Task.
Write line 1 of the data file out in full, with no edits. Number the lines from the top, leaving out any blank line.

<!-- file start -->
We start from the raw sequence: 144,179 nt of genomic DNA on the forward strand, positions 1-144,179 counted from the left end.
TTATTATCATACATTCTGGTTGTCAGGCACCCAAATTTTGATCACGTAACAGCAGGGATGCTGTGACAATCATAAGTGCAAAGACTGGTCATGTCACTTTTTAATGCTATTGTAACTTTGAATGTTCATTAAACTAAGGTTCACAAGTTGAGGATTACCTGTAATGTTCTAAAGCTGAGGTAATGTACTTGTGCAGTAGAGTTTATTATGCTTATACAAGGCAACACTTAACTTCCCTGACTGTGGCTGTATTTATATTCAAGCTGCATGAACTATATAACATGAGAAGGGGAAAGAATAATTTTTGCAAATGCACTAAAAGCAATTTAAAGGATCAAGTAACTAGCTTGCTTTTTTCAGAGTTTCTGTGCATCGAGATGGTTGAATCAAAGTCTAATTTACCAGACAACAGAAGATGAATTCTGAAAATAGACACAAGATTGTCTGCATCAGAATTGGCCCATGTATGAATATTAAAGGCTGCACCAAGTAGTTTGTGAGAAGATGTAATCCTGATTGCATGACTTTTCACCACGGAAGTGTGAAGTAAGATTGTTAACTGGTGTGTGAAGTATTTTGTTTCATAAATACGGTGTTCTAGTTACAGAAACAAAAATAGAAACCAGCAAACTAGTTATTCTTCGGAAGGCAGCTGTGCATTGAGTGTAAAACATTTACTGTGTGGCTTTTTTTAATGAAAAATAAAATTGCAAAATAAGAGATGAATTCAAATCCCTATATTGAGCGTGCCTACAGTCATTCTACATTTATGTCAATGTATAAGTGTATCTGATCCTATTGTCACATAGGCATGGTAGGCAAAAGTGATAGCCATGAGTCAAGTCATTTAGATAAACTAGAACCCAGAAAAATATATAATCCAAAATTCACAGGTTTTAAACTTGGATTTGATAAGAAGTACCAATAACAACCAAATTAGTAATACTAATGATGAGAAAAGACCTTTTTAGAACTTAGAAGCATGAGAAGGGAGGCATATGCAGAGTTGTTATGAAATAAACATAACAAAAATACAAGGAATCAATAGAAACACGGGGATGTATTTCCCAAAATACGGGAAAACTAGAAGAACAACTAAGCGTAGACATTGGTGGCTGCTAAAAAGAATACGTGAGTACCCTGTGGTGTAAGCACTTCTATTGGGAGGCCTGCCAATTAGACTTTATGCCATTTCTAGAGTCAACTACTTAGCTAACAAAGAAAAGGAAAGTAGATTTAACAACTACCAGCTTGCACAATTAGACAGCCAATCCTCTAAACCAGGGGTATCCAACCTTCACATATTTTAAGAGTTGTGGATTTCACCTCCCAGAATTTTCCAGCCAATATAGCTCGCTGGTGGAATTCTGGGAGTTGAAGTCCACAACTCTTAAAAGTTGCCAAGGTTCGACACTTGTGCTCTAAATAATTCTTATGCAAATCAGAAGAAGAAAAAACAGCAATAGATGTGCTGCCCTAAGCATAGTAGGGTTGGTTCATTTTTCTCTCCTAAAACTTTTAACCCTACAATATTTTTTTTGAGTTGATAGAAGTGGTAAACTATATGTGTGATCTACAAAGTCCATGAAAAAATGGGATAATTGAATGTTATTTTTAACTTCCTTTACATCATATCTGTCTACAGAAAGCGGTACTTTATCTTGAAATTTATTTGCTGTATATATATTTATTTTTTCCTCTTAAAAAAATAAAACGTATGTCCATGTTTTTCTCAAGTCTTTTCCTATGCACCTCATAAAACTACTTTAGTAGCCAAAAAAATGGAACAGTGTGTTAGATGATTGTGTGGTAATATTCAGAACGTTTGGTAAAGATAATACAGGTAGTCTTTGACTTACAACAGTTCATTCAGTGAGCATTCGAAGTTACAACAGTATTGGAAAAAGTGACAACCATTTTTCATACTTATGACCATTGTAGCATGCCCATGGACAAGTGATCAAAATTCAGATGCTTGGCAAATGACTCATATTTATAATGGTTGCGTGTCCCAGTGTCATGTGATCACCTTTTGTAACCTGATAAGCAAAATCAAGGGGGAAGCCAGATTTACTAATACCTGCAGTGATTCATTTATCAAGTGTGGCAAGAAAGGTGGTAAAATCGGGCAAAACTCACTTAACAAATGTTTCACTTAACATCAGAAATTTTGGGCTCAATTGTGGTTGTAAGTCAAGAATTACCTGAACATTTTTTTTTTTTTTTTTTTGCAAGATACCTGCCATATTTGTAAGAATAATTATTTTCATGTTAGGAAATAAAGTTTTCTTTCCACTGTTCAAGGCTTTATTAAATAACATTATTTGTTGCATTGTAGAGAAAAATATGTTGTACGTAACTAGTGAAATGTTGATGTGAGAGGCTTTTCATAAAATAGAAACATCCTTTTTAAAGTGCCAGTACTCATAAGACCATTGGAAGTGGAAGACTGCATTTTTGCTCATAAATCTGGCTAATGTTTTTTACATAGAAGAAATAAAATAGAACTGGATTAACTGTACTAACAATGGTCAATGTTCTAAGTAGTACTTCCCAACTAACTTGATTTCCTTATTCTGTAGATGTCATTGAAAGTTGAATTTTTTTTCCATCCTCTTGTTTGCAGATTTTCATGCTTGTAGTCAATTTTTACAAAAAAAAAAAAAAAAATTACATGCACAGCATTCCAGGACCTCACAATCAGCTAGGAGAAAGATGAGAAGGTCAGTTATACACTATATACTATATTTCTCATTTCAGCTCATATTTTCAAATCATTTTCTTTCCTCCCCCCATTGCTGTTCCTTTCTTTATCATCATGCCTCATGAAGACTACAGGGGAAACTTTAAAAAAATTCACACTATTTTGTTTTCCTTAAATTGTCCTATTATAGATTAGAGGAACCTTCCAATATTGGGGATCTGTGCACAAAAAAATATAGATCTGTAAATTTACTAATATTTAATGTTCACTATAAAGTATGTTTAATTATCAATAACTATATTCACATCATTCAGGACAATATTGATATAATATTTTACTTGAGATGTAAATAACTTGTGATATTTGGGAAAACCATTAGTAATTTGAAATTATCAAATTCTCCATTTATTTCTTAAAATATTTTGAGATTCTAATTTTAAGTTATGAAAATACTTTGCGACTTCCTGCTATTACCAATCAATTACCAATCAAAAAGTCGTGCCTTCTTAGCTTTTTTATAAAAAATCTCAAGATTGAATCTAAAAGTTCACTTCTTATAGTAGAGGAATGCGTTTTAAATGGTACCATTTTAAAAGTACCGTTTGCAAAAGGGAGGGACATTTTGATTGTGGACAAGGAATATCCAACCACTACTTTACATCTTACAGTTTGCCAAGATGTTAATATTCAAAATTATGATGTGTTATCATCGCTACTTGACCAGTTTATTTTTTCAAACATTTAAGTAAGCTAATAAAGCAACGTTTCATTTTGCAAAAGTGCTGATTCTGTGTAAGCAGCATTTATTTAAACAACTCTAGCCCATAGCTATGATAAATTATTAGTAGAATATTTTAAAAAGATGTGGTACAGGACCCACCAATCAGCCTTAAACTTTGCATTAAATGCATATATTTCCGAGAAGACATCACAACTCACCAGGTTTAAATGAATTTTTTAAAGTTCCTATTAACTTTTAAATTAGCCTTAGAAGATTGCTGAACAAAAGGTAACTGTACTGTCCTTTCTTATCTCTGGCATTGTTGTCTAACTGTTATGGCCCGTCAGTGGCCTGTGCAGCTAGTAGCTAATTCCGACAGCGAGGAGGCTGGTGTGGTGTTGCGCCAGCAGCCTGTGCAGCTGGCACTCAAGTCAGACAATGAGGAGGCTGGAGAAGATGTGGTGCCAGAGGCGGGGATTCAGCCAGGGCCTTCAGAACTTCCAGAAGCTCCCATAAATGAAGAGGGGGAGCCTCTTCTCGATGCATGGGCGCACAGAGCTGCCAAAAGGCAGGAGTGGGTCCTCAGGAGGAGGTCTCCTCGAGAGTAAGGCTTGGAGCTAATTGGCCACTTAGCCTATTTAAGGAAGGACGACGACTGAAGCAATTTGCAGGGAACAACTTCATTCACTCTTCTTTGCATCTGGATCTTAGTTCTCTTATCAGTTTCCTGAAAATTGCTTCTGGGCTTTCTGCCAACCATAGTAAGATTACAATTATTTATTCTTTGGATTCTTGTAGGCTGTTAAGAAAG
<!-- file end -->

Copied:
We start from the raw sequence: 144,179 nt of genomic DNA on the forward strand, positions 1-144,179 counted from the left end.